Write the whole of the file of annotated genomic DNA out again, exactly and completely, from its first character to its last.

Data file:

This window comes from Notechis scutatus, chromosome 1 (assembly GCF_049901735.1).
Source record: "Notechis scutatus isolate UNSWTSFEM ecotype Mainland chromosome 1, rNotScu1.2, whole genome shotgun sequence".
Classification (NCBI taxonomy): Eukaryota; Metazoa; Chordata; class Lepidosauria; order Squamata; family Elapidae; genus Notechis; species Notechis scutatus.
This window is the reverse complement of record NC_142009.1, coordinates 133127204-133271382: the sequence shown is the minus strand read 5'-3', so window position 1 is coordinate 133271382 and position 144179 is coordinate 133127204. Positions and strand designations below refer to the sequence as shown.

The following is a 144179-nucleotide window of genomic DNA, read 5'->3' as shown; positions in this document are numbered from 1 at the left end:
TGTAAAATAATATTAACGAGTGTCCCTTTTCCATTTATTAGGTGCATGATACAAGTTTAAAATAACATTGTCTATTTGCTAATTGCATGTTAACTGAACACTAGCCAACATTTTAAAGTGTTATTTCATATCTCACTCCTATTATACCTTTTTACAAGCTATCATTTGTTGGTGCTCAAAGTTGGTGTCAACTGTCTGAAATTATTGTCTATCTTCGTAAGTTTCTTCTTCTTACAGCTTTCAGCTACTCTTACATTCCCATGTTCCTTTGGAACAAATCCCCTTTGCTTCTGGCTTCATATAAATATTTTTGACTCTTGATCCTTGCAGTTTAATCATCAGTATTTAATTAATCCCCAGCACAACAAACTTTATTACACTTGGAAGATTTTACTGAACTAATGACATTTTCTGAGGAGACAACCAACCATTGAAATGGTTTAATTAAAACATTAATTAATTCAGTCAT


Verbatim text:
This window comes from Notechis scutatus, chromosome 1 (assembly GCF_049901735.1).
Source record: "Notechis scutatus isolate UNSWTSFEM ecotype Mainland chromosome 1, rNotScu1.2, whole genome shotgun sequence".
Classification (NCBI taxonomy): Eukaryota; Metazoa; Chordata; class Lepidosauria; order Squamata; family Elapidae; genus Notechis; species Notechis scutatus.
This window is the reverse complement of record NC_142009.1, coordinates 133127204-133271382: the sequence shown is the minus strand read 5'-3', so window position 1 is coordinate 133271382 and position 144179 is coordinate 133127204. Positions and strand designations below refer to the sequence as shown.

The following is a 144179-nucleotide window of genomic DNA, read 5'->3' as shown; positions in this document are numbered from 1 at the left end:
TGTAAAATAATATTAACGAGTGTCCCTTTTCCATTTATTAGGTGCATGATACAAGTTTAAAATAACATTGTCTATTTGCTAATTGCATGTTAACTGAACACTAGCCAACATTTTAAAGTGTTATTTCATATCTCACTCCTATTATACCTTTTTACAAGCTATCATTTGTTGGTGCTCAAAGTTGGTGTCAACTGTCTGAAATTATTGTCTATCTTCGTAAGTTTCTTCTTCTTACAGCTTTCAGCTACTCTTACATTCCCATGTTCCTTTGGAACAAATCCCCTTTGCTTCTGGCTTCATATAAATATTTTTGACTCTTGATCCTTGCAGTTTAATCATCAGTATTTAATTAATCCCCAGCACAACAAACTTTATTACACTTGGAAGATTTTACTGAACTAATGACATTTTCTGAGGAGACAACCAACCATTGAAATGGTTTAATTAAAACATTAATTAATTCAGTCAT